The monetary policy and exchange rate regime that served Korea well for many years ended in crisis in 1997. The regime that collapsed was characterized by a tightly managed nominal exchange rate and domestic financial markets that were controlled by the government and largely closed to international transactions. The practical question for authorities over the next few years is what monetary and exchange rate regime will best promote the objectives of maintaining economic and financial stability as financial markets are liberalized.

Michael Dooley, Rudi Dornbusch, and Yung Chul Park

The monetary policy and exchange rate regime that served Korea well for many years ended in crisis in 1997. The regime that collapsed was characterized by a tightly managed nominal exchange rate and domestic financial markets that were controlled by the government and largely closed to international transactions. The practical question for authorities over the next few years is what monetary and exchange rate regime will best promote the objectives of maintaining economic and financial stability as financial markets are liberalized.

Our basic proposal is that the powerful policy tool, interest rate policy, be used to attain a “flexible” inflation target. Flexibility in this context means that the authorities also care about short-run fluctuations in domestic output and employment. The less powerful policy tool, sterilized intervention in the foreign exchange market, would be used to limit day to day changes in exchange rates.

We argue that the government should continue to be an important participant in the foreign exchange market but not attempt to establish a level for the exchange rate. Our proposal will involve intervention that is triggered by exchange rate volatility but constrained by an announced target for the government’s overall net foreign asset position. The objective of this regime is to allow the government to participate in the foreign exchange market in a way that contributes to economic stability and promotes the development of the private sector’s participation in foreign exchange and financial markets.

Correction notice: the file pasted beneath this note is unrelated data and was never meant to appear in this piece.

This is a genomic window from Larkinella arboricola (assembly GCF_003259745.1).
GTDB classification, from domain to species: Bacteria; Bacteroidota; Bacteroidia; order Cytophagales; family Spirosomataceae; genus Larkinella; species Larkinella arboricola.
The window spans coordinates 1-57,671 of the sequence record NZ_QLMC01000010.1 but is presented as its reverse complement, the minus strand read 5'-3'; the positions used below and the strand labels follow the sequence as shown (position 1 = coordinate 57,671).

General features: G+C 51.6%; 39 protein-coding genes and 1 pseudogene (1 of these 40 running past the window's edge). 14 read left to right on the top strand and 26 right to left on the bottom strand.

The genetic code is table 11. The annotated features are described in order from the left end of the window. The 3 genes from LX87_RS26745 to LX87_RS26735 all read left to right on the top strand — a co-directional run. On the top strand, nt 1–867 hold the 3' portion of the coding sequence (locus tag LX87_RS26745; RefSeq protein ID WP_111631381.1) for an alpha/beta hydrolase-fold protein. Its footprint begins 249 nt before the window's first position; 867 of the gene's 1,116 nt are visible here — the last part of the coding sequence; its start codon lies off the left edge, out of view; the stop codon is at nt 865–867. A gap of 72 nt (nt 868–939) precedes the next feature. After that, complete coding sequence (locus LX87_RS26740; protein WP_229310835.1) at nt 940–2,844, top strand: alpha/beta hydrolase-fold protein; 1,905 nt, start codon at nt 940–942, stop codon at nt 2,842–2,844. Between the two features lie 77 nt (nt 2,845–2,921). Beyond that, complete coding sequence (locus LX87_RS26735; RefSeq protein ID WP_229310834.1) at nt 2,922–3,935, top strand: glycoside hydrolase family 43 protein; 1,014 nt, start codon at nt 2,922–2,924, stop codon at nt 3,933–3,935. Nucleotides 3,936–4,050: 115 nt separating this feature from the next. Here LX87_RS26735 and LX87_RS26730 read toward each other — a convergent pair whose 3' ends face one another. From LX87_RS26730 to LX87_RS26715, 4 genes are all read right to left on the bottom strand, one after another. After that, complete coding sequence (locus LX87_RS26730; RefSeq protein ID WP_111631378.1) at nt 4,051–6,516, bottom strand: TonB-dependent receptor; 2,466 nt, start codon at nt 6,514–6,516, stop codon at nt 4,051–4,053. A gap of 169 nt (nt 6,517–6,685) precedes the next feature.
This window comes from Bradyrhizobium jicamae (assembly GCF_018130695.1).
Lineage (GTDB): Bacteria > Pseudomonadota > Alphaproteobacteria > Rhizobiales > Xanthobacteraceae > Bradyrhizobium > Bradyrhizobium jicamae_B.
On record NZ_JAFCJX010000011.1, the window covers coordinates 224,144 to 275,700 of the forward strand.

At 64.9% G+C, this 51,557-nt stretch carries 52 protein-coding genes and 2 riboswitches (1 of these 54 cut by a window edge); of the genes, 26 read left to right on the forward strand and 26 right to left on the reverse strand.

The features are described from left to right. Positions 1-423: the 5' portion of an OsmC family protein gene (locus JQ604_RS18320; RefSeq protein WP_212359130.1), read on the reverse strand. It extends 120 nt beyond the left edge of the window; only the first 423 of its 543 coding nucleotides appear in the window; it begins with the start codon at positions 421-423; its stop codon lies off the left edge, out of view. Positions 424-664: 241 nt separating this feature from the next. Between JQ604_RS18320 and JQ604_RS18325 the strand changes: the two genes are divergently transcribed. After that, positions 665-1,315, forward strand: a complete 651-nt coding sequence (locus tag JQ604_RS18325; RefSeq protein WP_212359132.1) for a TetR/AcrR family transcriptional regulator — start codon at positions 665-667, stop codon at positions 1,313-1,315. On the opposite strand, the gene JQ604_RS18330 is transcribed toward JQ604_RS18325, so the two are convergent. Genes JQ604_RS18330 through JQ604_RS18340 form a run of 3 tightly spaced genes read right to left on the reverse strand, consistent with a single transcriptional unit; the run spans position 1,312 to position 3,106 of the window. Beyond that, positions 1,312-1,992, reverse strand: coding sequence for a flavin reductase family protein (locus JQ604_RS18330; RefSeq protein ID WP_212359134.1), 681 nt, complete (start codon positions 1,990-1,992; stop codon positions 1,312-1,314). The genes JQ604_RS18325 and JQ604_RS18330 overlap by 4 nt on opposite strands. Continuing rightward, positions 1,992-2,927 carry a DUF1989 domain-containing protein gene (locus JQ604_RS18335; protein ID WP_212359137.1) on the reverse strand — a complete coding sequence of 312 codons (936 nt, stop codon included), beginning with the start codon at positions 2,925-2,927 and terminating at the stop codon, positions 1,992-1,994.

The 1997 crisis was, in our view, caused by the inability of the exchange rate regime to coexist with a more open and competitive financial market. There are many historical precedents for the sequence of financial liberalization, crisis, and reform of exchange rate and monetary policy arrangements. Industrial countries experienced a very similar sequence in the early 1970s and, like Korea today, were forced to adapt to the new reality with very limited information about how the new system would work.

The question now is how exchange rate arrangements should evolve in order to insure a sustained economic recovery. It is important that the interim regime promote economic stability and growth and that it be consistent with a wide range of monetary regimes that might become available in the future.

At present the Korean government has considerable discretion in managing the exchange rate and financial policy. In order to improve policy transparency and credibility, market intervention should be carried out according to a set of rules. The rules proposed in this study have the following three components:

  • (i) Sterilized intervention—changes in the composition of the central bank’s assets between domestic assets (won) and foreign assets (denominated in foreign currencies) will be relied on to moderate volatility in daily nominal exchange rates in excess of three percentage points gainst a basket of the dollar, Euro, and yen. This rule could be extended to resist cumulative movements of more than 6 percent in one week.

  • (ii) A target level for net foreign assets (foreign exchange reserve net of foreign currency liabilities and derivative positions) would be established. Deviations in the level of reserves generated in limiting exchange rate volatility would be eliminated over a six-month period according to an announced rule. The target level of reserves should be large enough to meet a bank run initially, but with accumulation of the experience in managing reserves, the level could be adjusted to balance the cost and benefit of maintaining a large stock of foreign assets.

  • (iii) A flexible inflation-targeting rule would be established. A short-term interest rate would be used as an intermediate target to stabilize output in the short run and inflation in the long run.